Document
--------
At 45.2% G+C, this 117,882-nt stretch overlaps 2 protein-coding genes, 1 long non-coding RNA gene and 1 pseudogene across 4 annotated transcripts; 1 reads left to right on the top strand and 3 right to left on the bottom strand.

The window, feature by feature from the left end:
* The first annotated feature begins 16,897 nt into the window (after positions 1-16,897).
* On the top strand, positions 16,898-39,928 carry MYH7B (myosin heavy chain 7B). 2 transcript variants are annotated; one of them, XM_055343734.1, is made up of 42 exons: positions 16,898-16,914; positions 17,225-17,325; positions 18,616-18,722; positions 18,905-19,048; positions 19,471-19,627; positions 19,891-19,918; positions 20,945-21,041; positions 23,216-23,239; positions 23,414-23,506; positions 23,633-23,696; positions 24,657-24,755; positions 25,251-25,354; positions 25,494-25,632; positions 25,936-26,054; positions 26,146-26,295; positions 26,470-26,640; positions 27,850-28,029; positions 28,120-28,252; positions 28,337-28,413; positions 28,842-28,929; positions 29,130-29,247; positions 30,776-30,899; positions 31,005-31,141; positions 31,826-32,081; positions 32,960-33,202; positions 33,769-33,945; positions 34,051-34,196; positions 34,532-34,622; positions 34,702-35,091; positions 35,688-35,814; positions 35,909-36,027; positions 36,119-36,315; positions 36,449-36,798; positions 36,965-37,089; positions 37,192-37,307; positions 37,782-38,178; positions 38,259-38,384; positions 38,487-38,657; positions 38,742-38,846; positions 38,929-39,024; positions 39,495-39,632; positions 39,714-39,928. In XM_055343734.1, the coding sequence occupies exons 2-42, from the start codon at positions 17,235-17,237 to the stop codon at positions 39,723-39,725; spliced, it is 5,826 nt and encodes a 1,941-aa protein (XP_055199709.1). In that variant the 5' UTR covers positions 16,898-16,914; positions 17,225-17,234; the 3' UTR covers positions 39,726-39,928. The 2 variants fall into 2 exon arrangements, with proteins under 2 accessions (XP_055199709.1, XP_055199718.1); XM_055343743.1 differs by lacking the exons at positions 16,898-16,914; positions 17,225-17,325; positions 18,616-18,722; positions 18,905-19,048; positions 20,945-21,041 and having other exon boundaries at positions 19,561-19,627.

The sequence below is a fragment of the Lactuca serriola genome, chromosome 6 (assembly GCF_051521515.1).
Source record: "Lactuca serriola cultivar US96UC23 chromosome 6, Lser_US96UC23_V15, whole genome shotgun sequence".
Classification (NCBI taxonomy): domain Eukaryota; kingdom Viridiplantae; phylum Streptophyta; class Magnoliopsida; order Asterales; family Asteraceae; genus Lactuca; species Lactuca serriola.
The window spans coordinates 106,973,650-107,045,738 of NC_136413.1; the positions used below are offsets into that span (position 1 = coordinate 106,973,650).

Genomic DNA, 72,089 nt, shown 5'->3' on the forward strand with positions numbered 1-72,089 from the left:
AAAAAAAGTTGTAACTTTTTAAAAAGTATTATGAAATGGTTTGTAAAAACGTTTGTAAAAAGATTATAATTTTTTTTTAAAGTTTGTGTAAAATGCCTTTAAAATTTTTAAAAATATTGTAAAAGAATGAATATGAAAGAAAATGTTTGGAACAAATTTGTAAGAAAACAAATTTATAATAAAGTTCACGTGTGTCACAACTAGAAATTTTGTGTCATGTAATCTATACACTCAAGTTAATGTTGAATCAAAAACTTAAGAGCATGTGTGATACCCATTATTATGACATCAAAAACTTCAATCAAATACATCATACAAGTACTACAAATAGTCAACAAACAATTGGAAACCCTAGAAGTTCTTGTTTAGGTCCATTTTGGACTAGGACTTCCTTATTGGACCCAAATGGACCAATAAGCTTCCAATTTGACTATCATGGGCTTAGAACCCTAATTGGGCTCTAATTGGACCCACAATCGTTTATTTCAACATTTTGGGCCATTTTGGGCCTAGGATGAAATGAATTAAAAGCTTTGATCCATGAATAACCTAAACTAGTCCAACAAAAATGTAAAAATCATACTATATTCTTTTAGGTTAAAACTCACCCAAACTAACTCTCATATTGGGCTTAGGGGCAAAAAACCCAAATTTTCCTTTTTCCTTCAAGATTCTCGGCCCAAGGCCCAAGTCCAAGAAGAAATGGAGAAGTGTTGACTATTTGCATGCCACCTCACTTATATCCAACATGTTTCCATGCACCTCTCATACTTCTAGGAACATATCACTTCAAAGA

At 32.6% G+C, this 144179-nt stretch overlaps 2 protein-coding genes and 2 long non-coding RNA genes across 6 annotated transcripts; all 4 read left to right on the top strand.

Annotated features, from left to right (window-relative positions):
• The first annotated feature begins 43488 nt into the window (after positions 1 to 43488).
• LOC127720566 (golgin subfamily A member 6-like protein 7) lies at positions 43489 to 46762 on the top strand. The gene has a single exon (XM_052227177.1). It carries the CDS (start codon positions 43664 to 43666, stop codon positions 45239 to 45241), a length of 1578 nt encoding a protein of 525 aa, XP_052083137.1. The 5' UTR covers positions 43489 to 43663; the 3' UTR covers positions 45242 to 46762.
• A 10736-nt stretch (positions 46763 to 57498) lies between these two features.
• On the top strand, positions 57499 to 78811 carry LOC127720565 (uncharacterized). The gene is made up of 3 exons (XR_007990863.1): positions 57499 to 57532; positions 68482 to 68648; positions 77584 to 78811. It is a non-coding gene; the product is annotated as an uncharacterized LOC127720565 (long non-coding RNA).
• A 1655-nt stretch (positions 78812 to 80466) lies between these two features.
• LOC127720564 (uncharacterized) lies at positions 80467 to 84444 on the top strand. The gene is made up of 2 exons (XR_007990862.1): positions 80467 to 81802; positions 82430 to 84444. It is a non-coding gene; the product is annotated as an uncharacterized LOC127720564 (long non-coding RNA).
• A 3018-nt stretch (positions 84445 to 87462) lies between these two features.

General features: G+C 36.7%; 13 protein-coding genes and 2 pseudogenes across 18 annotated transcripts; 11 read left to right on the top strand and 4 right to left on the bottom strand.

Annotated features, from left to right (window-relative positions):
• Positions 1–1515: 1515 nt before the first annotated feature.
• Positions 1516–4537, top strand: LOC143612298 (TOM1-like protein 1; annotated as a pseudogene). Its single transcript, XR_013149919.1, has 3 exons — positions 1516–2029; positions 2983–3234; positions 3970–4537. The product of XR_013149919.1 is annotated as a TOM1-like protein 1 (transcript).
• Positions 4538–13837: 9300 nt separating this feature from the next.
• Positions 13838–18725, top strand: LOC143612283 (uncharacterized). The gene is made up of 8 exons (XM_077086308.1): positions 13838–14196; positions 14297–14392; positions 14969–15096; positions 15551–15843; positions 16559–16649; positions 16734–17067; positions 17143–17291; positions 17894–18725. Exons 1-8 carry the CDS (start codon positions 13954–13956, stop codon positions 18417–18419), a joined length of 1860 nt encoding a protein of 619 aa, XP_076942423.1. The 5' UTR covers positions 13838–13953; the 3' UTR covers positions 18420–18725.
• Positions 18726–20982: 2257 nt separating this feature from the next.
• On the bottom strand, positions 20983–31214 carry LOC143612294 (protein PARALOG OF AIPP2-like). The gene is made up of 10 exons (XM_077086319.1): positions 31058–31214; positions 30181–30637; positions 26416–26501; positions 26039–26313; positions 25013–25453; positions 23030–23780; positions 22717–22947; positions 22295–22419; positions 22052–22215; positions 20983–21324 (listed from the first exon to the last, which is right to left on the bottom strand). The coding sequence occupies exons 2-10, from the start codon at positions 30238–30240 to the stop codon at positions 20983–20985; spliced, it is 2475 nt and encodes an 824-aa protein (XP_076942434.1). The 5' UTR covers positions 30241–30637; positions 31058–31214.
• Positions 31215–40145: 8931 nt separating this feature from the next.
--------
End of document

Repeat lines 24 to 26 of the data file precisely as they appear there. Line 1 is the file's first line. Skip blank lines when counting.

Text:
• Positions 4538–13837: 9300 nt separating this feature from the next.
• Positions 13838–18725, top strand: LOC143612283 (uncharacterized). The gene is made up of 8 exons (XM_077086308.1): positions 13838–14196; positions 14297–14392; positions 14969–15096; positions 15551–15843; positions 16559–16649; positions 16734–17067; positions 17143–17291; positions 17894–18725. Exons 1-8 carry the CDS (start codon positions 13954–13956, stop codon positions 18417–18419), a joined length of 1860 nt encoding a protein of 619 aa, XP_076942423.1. The 5' UTR covers positions 13838–13953; the 3' UTR covers positions 18420–18725.
• Positions 18726–20982: 2257 nt separating this feature from the next.